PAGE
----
If I’m studying next year I won’t have time to 1) save up for NY 2) have 6 weeks time for the internship.
    So that’s out the door I have missed that opportunity. But if i invest my time studying next year and most likely the following year, the opportunities will be greater because i will have more to offer.
    I feel like I didn’t accomplish what I expected to this year. What I did gain was the realisation of my true passion (it is fashion design) & the yearning to incorporate it into my life now & in the future, and how it ties with who I am & what I want.

    But what I don’t need is the things that my mother currently says in regards to me going back to study fashion design next year.. things like “you f***ing failed” “You wasted all of this time” “you f****d up” “You moved away and since then you have done nothing with your life” “I don’t see you actually want to do it” “You can’t do anything” “you just sit on the computer” (not acknowledging i’ve overcome my addiction from years ago) “I’m so disappointed” just telling me that I am not to go back and study my passion next year and that “I’m going to f*** it up again” and because of the past when I was 17 and that I shouldn’t pursue it now that I’m 21…. not acknowledging my growth or change..

    My father is being encouraging towards me studying because he said that I can’t get married to my boyfriend until I’ve completed my Diploma, and he knows that once I get married I will be moving to the USA. So I think he wants to prolong that happening.

    I’m analysing all of the reasons I faulted in the previous attempts, and am trying to implement solutions for the following years. But the number 1 thing I’ve learnt is staying focused and driven on an end goal. Now that I have this plan for the future with my boyfriend I just want to be with him as soon as I can. He is so supportive, I really feel like all of my dreams and goals can be achievable although I know it is not easy.

    That is why I have subscribed to this website because I feel as though there is a recurring pattern/habit & I want to break out of it and really push through to the other side & be who I’m meant to be. I really hope it helps with succession of the tasks ahead. I’m glad I stumbled across this and thank you for existing!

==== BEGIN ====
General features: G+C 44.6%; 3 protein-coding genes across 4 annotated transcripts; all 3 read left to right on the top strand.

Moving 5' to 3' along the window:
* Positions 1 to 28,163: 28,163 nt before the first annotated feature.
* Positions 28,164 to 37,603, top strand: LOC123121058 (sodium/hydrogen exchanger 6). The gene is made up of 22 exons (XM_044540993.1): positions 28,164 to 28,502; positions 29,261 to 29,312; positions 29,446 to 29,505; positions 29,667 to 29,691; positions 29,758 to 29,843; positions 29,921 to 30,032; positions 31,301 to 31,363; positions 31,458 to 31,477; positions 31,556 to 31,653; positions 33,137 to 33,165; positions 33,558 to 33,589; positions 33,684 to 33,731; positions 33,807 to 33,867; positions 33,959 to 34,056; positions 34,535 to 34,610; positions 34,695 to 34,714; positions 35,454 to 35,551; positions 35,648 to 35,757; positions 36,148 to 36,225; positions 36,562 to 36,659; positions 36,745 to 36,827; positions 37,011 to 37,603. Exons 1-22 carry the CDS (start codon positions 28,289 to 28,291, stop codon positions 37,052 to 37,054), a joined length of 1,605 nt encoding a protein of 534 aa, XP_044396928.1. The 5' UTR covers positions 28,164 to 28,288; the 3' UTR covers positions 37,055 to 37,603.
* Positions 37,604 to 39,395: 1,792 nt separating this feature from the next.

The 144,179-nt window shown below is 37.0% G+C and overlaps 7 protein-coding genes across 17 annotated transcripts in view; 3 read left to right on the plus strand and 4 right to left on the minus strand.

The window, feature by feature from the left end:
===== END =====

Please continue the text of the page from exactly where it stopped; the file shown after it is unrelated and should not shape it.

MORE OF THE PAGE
• Hi Katherine,

      Life is an ongoing series of choices. We get to do anything we want, when we want to, and the end result is us experiencing the results of our choices. There are no wrong choices only choices that lead us in different directions than we might have had we done something else.

      Opportunities come and go, and you are correct some never come again exactly the same way, but sometimes they are much worse or better than we can imagine. The thing is you are experiencing what you are choosing. You will learn from this.

      One thing we have to learn is that others, whether parents, friends or lovers, show us life through their eyes and their needs to feel comfort and ease. Be mind-ful of that. The choices they have made, would like to make or have been told should be made are sometimes a series of “would’a, should’a, could’a.

      It’s up to you to make your decisions based on what feels comfortable and ease-ful for you. Your way may be hard or easy, you are choosing. I would also share with you that behind anger is fear. Fear can be a tool for protection and/or stagnation, both are necessary to grow, provided you choose to use them that way.

      I send you good wishes to be discerning and happy in your choices!

      Joan Belle

  30. Thank you so much, James! I’m just in the transitioning phase right now, and I can’t seem to get enough encouragement. It feels really good to hear the recognition that, yes, it is hard work – and it is worth it. Thanks again.